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María Silvia Esteve’s Thoughtful Abuse Survival Documentary ‘Mailin’ Steps in Where Justice Fails to

Documentaries can reach places justice cannot: this is the credo of Argentinian writer-director-producer María Silvia Esteve, whose latest project “Mailin” won the 2|35 Post-Production Company Award at Thessaloniki Documentary Festival. For seven years, Esteve has been working with Mailin Gobbo in Buenos Aires to document her story of overcoming systematic sexual abuse. Gobbo led a legal battle against former priest Carlos Eduardo José, but lost the case in March 2021 when José was cleared of all charges.

“Mailin” is Esteve’s sophomore documentary feature after “Silvia,” which premiered at IDFA in 2018; her short “Criatura” was awarded in Locarno in 2021. Already, this new project has gathered industry accolades, such as the IDFA Bertha Fund. Additionally, “Mailin” had already scored a double award win at the Visions du Réel Industry 2022, under the care of Alejandra López (IKKI Films) as co-producer, and is supported by Argentina, France and Romania.

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The director told Variety in the lead up to the festival that she first saw Mailin in a news report. That interview, she recounted, focused so much on the abuse, in “all of the most atrocious details,” signaling that the media “didn’t really care about Mailin as a woman, nor as a person.” At that moment, Esteve decided to combat a reductive narrative—a mix of pity and sensationalism—and to seek out that woman, whom she saw as “very strong,” especially since she was “exposing something very painful, with the courage to do so because she needed to enact change.”

Propelled by the same values, Esteve believes in the power of stories and, most of all, in their accessibility. Documentary filmmaking comes with responsibilities and, as she summarizes it, “telling a story in a way that makes it easier for people to empathize means you’re trying to change things.” Care and patience are the key ingredients, as the director observed in her seven-year long process of making “Mailin,” that gaining trust and getting to know the woman behind the public “victim” persona was essential. In order to do that, Esteve had to overcome the “character” Mailin had built, “the one that was expected of her.” The whole process took seven years with long periods of earning trust—off camera—and ongoing therapeutic support to assure Mailin didn’t just “revisit her pain” and could see the film as “a way toward catharsis.”

The film starts with a very personal story, and gradually expands toward a bigger universe where justice fails you, but there is hope for the future. In order to fit its inclusive storytelling, the style of “Mailin” interweaves different formal elements—animation, VHS archive, video-diaries—and a fairy tale narrated by the protagonist to her daughter. Esteve conjures the power of metaphors and visual expressions, determined to deliver an experience that is both “aesthetically rich and beautiful to behold.” She adds that “it was necessary to create something beautiful for the viewer to be able to see the cruelty and the harshness behind the story.”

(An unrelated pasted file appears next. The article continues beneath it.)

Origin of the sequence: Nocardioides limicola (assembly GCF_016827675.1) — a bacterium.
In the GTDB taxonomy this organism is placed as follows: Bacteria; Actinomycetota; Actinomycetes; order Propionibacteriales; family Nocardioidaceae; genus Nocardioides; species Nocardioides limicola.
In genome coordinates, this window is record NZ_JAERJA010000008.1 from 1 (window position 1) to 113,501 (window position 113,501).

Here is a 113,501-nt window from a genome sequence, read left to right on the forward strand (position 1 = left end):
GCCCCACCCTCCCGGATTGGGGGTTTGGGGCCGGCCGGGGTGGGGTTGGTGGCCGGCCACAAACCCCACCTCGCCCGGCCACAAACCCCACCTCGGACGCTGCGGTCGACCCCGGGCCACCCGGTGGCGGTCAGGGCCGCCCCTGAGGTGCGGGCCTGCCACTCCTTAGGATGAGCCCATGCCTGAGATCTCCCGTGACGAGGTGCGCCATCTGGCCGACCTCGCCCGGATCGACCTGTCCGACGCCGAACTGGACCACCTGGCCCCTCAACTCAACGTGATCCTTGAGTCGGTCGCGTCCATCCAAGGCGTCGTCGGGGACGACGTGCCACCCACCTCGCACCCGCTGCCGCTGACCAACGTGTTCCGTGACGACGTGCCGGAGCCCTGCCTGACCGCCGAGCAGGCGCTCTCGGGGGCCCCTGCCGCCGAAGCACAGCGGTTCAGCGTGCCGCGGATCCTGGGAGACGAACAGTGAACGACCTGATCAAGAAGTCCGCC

The urge to make “Mailin” was born out of a desire to help woman she saw on TV to own their own narrative in a society that victimizes, victim-blames and silences trauma survivors. Indeed, this trial has encouraged more than 30 other women to come forward with allegations against the same priest. According to producer Alejandra López, by breaking the silence and opening her personal story to the public, Mailin “is helping other women to also stop the cycle of violence. Her case has become iconic for a lot of people in Argentina by spotlighting this type of abuse.”

López and Esteve are keen for the film to “break the silence” around sexual abuse and empower a broader audience, not only at festivals, but regular cinemagoers and TV viewers. Making the film narratively accessible and formally appealing to young adults is also part of the goal, while seeking support from various women’s associations as part of their impact campaign in a world where “justice just gives you the back, so to speak, ignores you in a painful way.”

Even when the judicial system fails abuse survivors, Esteve is hopeful that documentaries can “try to generate a voice stronger than justice.” Looking back at the years she spent with Mailin, she is certain that “there’s no other way of doing a documentary unless you really commit emotionally. You also have to be open to one another, not to extract anything, but to allow for something to grow, that’s both a gift and a privilege.”

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